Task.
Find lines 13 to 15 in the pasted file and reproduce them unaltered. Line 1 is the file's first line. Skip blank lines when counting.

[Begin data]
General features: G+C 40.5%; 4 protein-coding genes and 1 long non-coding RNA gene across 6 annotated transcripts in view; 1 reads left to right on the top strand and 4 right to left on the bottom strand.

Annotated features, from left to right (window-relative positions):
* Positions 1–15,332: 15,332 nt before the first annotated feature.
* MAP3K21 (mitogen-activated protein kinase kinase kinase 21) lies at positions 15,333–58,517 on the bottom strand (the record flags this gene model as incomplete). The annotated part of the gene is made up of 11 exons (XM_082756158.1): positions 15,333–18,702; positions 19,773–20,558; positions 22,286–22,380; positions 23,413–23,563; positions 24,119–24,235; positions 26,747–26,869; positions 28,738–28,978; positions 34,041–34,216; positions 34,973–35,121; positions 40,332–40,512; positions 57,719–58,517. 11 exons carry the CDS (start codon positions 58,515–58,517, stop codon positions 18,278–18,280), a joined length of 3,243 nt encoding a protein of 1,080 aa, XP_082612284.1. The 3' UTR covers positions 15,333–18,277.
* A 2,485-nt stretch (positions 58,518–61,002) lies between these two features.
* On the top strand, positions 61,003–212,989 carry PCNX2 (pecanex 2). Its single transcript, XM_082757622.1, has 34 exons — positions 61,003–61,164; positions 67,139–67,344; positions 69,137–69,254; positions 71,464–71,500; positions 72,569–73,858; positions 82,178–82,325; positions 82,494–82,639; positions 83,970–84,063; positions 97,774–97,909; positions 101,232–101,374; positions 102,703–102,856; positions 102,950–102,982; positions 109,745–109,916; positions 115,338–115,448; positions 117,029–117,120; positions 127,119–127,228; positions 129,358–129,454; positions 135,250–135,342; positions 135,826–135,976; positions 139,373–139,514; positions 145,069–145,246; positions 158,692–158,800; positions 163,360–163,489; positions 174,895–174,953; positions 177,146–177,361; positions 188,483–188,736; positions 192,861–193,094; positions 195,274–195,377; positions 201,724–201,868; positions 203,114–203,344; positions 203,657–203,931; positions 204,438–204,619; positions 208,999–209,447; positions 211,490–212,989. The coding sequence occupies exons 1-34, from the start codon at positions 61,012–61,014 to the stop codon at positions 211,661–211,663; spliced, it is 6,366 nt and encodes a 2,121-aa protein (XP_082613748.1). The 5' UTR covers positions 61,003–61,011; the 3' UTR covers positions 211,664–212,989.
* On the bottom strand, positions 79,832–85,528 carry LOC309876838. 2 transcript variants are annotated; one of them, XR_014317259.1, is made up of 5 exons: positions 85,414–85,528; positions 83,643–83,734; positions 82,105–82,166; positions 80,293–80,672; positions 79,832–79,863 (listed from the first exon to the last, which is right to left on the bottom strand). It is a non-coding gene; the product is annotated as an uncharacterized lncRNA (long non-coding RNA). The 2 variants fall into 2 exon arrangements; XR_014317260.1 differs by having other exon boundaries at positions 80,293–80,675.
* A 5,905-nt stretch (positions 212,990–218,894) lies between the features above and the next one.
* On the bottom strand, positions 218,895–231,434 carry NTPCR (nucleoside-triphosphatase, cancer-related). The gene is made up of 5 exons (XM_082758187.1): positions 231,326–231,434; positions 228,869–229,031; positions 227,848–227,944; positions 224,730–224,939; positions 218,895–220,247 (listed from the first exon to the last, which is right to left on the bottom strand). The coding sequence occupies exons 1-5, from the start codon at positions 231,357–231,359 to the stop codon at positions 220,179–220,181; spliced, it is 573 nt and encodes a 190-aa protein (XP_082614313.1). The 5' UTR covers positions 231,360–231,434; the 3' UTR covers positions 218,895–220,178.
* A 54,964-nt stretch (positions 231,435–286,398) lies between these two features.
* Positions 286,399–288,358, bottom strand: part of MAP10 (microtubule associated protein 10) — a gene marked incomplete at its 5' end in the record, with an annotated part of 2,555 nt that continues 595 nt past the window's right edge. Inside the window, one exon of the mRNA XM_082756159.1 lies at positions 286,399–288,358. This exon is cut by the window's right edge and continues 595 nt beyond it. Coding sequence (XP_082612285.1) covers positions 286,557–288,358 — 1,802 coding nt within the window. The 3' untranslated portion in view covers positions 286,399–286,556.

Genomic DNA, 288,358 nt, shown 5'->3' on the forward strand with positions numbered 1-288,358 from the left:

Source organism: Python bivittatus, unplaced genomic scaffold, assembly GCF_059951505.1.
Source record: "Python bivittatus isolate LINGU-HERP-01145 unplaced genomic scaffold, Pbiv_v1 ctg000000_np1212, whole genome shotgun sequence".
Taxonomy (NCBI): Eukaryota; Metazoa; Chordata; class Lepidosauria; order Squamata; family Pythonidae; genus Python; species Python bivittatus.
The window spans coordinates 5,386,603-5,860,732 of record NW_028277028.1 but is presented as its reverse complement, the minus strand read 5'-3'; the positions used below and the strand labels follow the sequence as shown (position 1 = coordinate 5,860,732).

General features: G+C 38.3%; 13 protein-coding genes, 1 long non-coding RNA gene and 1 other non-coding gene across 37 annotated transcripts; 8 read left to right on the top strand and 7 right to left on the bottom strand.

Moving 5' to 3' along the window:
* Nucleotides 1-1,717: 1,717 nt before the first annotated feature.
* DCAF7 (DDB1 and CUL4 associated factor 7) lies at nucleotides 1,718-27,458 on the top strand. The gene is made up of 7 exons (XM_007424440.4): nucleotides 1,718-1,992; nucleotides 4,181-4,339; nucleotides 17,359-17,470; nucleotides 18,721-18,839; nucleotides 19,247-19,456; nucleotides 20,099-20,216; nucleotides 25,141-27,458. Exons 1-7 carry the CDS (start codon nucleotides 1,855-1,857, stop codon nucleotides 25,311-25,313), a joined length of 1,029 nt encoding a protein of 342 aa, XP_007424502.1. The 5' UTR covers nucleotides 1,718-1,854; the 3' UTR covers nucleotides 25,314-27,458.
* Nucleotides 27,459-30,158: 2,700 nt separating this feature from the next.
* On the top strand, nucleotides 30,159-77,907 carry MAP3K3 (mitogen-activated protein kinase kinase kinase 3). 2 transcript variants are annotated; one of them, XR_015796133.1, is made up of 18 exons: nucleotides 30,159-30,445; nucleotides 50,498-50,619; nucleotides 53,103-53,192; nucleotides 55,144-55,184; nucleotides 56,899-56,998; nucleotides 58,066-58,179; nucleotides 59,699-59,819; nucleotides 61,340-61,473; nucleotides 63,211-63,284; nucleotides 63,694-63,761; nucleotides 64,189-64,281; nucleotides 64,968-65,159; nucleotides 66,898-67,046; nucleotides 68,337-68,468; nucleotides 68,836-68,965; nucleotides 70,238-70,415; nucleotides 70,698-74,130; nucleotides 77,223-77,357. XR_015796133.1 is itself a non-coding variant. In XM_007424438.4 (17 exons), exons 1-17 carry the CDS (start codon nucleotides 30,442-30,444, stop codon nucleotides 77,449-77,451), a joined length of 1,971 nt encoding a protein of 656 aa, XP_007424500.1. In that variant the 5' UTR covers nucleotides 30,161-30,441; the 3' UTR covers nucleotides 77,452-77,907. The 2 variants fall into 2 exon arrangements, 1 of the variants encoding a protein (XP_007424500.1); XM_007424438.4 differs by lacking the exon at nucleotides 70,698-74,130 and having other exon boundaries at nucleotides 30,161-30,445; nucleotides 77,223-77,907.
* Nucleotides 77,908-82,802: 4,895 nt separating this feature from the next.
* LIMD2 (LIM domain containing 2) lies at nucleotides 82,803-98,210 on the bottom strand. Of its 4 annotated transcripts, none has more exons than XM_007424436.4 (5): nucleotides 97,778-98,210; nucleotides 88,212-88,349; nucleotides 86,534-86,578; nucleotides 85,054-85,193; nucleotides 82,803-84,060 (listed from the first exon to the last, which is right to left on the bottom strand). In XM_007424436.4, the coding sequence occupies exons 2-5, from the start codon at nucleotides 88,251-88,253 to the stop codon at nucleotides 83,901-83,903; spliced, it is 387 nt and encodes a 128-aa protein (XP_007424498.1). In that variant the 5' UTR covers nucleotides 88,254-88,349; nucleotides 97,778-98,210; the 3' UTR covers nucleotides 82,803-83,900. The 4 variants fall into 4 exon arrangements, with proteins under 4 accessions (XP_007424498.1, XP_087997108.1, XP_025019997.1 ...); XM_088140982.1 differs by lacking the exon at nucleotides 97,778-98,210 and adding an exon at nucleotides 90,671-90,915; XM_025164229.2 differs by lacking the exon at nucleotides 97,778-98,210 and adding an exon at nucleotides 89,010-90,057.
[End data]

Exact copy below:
Source organism: Python bivittatus, unplaced genomic scaffold, assembly GCF_059951505.1.
Source record: "Python bivittatus isolate LINGU-HERP-01145 unplaced genomic scaffold, Pbiv_v1 ctg000000_np1212, whole genome shotgun sequence".
Taxonomy (NCBI): Eukaryota; Metazoa; Chordata; class Lepidosauria; order Squamata; family Pythonidae; genus Python; species Python bivittatus.